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Generic Name: desirudin

It is used to help prevent blood clots in patients having hip replacement surgery
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What is this medicine?

DESIRUDIN is an anticoagulant. It is used to help prevent blood clots in patients having hip replacement surgery.

What should I tell my health care provider before I take this medicine?

They need to know if you have any of these conditions:
  • bleeding disorders or hemophilia
  • high blood pressure
  • kidney or liver disease
  • lumbar puncture or spinal anesthesia
  • recent surgery or trauma
  • stomach or intestinal ulcers
  • weak or unstable blood vessels
  • an unusual or allergic reaction to desirudin, medicines, foods, dyes, or preservatives
  • pregnant or trying to get pregnant
  • breast-feeding

How should I use this medicine?

This medicine is for injection or infusion into a vein. It is given by a health care professional in a hospital or clinic setting.

Talk to your pediatrician regarding the use of this medicine in children. Special care may be needed.

What if I miss a dose?

This does not apply.

What may interact with this medicine?

Do not take this medicine with any of the following medications:
  • agents that dissolve blood clots, like heparin
  • blood thinners such as warfarin
  • mifepristone

This medicine may also interact with the following medications:

  • abciximab
  • aspirin and aspirin-like medicines
  • cilostazol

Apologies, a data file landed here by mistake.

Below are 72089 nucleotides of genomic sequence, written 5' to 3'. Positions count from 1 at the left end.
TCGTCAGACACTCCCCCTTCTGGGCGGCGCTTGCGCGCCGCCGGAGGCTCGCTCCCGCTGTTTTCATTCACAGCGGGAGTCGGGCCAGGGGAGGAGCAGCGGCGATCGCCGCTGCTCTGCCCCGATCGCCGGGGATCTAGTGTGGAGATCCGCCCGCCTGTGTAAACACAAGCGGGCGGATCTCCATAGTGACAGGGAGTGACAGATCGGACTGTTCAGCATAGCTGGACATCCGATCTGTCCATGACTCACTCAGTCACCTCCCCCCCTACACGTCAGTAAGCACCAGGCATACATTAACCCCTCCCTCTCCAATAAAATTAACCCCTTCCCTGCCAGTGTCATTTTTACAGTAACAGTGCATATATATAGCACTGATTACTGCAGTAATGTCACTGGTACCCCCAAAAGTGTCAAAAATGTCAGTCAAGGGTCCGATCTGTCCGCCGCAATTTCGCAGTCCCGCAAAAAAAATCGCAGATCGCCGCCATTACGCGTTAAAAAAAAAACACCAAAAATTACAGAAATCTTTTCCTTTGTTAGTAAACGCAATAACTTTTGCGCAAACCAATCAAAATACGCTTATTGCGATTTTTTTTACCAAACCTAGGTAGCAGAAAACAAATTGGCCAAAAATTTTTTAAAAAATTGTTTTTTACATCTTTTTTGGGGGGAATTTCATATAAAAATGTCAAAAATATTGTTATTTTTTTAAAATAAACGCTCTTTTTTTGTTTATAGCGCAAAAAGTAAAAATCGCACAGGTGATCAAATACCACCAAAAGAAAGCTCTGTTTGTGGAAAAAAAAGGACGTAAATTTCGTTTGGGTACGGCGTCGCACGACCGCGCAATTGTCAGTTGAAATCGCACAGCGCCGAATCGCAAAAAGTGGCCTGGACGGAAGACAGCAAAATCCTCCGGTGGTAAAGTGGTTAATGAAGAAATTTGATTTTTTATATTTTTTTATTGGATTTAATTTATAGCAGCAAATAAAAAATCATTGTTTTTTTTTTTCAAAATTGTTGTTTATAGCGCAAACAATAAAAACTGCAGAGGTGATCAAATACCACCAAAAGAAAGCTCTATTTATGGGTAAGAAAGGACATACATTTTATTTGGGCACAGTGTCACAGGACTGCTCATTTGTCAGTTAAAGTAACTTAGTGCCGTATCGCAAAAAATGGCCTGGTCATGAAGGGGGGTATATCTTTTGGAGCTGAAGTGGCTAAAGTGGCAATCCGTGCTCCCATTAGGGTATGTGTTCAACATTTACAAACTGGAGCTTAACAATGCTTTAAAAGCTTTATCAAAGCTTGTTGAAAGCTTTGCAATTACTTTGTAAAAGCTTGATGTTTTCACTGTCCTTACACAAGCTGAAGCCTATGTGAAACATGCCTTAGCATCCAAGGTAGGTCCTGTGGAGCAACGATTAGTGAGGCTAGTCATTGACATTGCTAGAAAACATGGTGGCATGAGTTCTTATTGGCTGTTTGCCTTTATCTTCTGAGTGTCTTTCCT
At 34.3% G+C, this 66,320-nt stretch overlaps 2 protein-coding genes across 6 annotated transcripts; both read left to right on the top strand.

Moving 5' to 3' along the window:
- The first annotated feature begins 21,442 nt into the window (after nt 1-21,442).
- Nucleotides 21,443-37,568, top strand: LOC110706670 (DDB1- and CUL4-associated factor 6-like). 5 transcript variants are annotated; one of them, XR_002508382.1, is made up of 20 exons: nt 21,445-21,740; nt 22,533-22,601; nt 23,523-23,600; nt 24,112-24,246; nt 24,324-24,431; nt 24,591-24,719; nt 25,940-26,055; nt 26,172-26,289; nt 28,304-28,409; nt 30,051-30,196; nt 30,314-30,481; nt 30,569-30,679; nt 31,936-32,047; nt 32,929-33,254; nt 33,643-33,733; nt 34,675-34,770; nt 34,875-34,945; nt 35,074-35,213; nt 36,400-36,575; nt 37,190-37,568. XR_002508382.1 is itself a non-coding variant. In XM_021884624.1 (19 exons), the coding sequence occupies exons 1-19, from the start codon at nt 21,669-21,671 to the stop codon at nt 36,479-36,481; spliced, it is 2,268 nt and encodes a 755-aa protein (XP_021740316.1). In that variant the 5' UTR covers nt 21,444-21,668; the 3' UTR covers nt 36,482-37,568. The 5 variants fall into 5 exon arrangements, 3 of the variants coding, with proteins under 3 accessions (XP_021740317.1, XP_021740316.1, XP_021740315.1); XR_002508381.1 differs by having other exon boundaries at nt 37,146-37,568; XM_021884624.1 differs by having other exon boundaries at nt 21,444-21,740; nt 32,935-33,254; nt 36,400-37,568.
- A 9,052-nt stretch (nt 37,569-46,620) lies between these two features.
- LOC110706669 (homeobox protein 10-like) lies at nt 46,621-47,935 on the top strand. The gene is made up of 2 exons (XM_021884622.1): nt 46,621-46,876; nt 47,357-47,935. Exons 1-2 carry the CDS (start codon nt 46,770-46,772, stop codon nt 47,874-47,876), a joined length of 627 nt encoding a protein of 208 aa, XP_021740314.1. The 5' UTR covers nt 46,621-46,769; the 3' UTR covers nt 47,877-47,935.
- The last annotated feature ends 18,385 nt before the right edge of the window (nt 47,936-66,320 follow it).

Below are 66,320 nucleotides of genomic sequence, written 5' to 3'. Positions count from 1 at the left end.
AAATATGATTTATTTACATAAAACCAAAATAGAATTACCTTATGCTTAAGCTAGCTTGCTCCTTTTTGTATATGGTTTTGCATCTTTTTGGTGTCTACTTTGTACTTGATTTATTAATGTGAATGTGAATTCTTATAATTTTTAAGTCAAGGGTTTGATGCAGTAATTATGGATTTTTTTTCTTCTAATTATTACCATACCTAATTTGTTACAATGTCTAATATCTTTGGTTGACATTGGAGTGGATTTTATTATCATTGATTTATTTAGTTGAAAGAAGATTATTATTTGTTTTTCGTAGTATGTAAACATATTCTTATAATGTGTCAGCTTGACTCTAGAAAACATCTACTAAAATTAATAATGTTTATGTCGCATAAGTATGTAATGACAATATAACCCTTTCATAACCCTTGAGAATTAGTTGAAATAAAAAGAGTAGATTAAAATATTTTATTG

• clopidogrel
  • dipyridamole
  • eptifibatide
  • lamifiban
  • NSAIDs, medicines for pain and inflammation, like ibuprofen or naproxen
  • sulfinpyrazone
  • ticlopidine
  • tirofiban

What should I watch for while using this medicine?

Your condition will be monitored carefully while you are receiving this medicine.

Monitor your skin closely for easy bruising or red spots. Tell your doctor or health care professional if you notice any unusual bruising or bleeding.

Be careful to avoid injury while you are receiving this medicine. Take special care brushing or flossing your teeth. Report any injuries to your doctor or health care professional.

If you are going to have surgery, tell your doctor or health care professional that you have received this medicine.

What side effects may I notice from receiving this medicine?

Side effects that you should report to your doctor or health care professional as soon as possible:
  • allergic reactions like skin rash, itching or hives, swelling of the face, lips, or tongue
  • back or stomach pain
  • black, tarry stools
  • blood in urine
  • coughing up blood
  • difficulty breathing
  • dizziness or fainting spells
  • heavy menstrual bleeding
  • nosebleeds
  • unusual bruising or bleeding

Side effects that usually do not require medical attention (report to your doctor or health care professional if they continue or are bothersome):

  • irritation at the injection site

Where should I keep my medicine?

This drug is given in a hospital or clinic and will not be stored at home.

Remember, keep this and all other medicines out of the reach of children, never share your medicines with others, and use this medication only for the indication prescribed.


All visitors to AARP.org should seek expert medical care and consult their own physicians for any specific health issues. Read this disclaimer in its entirety.
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Note: This information is not intended to cover all possible uses, precautions, interactions, or adverse effects for this drug. If you have question about the drug(s) you are taking, check with your health care professional.
 
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